LY7A - Radio Club of Kaunas University of Technology
50 Years of High-Level Contesting
I have always had a lot of respect for people who get together and build large antennas and share them with other radio fans. The spirit of collective Amateur Radio was spread all over Eastern Europe in the 50s and 60s of the previous century. There were logistic reasons for such trends. Radio was considered sensitive and it was easier to supervise a group of people in one place rather than many individuals. The radio equipment was available almost exclusively from military sources, quite heavy and bulky. The quantities of surplus radio gear were limited, not everyone interested could get it. The number of curious young people interested in radio was large due to physical isolation of the peoples in this part of the world.
The radio club at the Kaunas Polytechnic Institute, as it was called then, was set up in the end of the1950s. The first call sign assigned to the club was UP2KNP. Lithuania was then one of the republics of the Soviet Union. Within a few years the team grew strong and successfully competed in national and international contests. In 1960 an association for radiosport, called LRSF — Lithuanian Radio Sport Federation — was created, which indicates the importance and popularity of radio contesting. In 1964 the club station UP2KNP won the USSR Championship. Two years later they staged the first contest expedition to Georgia in Caucasus. Some of the people engaged in this event still do not believe that it actually took place — so much human toil laid down and many bureaucratic procedures overcome pursuing the goal, which was the winning of CQ WW Contest in the world in Multi-Single category. The equipment they used and transported then was quite different to what Don Miller or Gus Brown carried in their suitcases.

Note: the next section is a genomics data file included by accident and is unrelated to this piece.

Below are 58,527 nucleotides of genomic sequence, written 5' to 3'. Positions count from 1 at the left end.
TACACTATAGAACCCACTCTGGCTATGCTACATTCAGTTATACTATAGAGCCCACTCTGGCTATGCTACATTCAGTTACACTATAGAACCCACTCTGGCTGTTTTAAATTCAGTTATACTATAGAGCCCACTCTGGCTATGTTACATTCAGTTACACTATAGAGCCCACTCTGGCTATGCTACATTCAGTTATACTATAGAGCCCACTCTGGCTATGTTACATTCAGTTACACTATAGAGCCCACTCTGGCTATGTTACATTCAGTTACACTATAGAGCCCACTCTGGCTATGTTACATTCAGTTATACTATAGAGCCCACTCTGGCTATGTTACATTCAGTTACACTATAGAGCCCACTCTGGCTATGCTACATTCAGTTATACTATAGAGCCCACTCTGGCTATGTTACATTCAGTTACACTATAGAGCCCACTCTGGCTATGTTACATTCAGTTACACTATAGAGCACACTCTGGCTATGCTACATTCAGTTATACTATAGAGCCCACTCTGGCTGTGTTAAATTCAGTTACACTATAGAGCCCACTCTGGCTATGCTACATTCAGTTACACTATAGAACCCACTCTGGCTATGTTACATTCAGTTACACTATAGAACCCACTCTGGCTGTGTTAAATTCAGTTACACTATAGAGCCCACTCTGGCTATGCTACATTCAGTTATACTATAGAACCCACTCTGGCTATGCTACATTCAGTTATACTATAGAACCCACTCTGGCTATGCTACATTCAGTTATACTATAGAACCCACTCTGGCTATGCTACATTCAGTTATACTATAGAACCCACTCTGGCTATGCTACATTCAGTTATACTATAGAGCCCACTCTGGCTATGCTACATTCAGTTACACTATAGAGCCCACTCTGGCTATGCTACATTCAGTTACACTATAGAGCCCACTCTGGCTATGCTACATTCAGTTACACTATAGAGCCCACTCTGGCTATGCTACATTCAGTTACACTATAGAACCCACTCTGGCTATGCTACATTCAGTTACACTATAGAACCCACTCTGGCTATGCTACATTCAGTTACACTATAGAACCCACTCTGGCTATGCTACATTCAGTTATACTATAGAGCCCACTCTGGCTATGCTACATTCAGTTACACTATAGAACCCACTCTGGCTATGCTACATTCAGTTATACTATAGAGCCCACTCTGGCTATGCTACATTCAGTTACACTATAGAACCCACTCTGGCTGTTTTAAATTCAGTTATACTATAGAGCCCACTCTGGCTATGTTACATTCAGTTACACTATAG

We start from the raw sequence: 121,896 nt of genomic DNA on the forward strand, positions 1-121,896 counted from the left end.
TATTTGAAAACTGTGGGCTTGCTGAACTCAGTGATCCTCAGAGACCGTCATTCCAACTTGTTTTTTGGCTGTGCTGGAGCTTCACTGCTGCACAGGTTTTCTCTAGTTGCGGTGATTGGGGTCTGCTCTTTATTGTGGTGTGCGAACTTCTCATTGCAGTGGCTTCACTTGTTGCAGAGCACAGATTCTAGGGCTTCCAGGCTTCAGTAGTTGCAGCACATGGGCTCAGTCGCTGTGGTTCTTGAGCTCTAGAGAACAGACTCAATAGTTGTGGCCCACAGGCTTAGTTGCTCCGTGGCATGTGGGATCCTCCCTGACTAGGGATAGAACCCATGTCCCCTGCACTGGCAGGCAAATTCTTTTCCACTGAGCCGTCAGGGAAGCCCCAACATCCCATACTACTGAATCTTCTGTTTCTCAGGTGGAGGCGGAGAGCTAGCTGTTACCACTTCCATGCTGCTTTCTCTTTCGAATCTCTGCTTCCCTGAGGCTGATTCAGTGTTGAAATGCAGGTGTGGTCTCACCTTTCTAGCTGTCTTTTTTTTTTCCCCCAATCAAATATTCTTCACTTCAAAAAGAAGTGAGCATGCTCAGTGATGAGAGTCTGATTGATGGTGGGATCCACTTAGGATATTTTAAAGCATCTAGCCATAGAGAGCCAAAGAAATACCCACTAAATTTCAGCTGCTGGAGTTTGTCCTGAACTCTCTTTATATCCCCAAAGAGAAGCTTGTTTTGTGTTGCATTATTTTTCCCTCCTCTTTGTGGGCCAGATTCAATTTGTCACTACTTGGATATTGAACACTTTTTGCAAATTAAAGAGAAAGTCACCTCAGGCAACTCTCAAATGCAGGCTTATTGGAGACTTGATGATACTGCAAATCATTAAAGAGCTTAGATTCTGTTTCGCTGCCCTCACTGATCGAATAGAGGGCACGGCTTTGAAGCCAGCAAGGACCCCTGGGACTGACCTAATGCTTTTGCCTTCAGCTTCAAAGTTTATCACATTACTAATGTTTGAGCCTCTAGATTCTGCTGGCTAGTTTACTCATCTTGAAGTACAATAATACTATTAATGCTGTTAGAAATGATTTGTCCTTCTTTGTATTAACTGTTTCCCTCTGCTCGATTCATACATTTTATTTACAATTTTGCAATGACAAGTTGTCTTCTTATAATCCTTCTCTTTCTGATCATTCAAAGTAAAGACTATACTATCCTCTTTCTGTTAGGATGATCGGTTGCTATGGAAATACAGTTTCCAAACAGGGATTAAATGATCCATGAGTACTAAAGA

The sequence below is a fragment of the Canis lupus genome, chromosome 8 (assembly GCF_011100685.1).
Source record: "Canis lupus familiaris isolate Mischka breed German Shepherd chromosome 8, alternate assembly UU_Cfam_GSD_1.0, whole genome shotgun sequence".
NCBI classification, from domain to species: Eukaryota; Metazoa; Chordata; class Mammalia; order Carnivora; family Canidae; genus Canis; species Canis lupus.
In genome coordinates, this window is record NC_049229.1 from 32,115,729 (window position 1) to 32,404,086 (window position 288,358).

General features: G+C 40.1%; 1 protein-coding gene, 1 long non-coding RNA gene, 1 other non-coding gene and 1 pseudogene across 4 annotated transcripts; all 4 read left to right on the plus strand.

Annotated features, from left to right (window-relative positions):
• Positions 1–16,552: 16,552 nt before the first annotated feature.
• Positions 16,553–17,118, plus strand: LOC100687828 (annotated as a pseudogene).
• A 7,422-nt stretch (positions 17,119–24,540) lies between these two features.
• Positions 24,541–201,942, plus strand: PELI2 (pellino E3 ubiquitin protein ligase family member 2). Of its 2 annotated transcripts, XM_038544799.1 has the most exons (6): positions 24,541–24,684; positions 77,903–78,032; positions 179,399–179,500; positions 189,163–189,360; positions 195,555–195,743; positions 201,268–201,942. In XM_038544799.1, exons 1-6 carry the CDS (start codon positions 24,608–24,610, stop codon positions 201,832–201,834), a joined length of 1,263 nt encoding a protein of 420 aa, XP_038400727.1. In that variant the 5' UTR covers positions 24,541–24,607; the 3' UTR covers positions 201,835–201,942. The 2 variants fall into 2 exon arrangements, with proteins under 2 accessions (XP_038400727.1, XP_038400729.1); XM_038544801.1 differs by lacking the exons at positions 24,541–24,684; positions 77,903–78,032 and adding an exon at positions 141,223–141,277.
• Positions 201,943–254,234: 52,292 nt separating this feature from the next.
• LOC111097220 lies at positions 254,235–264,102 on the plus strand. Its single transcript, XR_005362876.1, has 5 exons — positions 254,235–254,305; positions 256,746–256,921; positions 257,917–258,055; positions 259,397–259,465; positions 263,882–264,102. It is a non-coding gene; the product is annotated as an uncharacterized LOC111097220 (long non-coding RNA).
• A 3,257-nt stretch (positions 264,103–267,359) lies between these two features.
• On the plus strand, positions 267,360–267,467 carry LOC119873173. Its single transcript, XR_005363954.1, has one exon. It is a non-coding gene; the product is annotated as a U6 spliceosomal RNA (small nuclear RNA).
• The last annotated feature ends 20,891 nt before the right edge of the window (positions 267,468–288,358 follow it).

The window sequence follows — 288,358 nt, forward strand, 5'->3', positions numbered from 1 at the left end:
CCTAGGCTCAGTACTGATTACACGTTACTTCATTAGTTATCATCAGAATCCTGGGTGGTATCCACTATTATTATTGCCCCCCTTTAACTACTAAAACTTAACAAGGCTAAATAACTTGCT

The person who was both inspiring and diligent on the team of UP2KNP was Algis, UP2NK. I met Algis once some 15 years ago and he is nowadays LY2NK. In 2001 he was honoured by the international contesting community and placed in the CQ Contest Hall of Fame.
Before my recent visit to Lithuania I tried to get in touch with the LY7A operators. I sent several e-mails to the club members. Unfortunately, all my attempts were ignored, so I could not visit the station, but at least I could take a look at the impressive array of towers and monoband Yagi antennas. This is an accumulated result of many years of hard work by many members of the club. The secret of such long-lasting tradition is most likely accepting in the group only members who honestly want to learn, work and share the fruits. Fifty years after their spectacular triumph in CQ WW as 4L7A, the group still appears on top in the results of the most important contests.
I myself was engaged in two similar club projects in the past. In early 70s I spent many hours building large antennas and participating in contests at the largest club in Warsaw, Poland. In 1974 we had the best and largest antennas in the country. Then some people decided to take control, but without sincere enthusiasm and with only scarce comprehension of how things work, the station decayed and nothing is left.
Twenty years later I spent countless hours building antennas and trying to attract other people into activity at a radio club near Stockholm, Sweden. When the antenna farm was completed, some ambitious but incompetent people took over and even expelled me from the organization. As far as I know, the activities there have been superficial since then.
LY7A is not the only successful contest club station in Lithuania. In the past different call signs have been assigned to the club: UP2KNP, UK2PAF, UK2PCR, LY1BZO, LY2ZO. The call LY2ZO is still used from the University building, while the contest site is in the outskirts of Kaunas. Kaunas is not the capital city of the country, but it seems to be the contesting capital city of Lithuania. It is the centre of education and trade in this small Baltic country.
Now, let’s take a look at the impressive antenna farm of LY7A. All antennas are home-made, some are rotary, but most of them are fixed since switching antennas is preferred in contests.
Next time you hear the strong signals of LY7A, you will know where they come from.
Henryk Kotowski, SM0JHF
March 22, 2015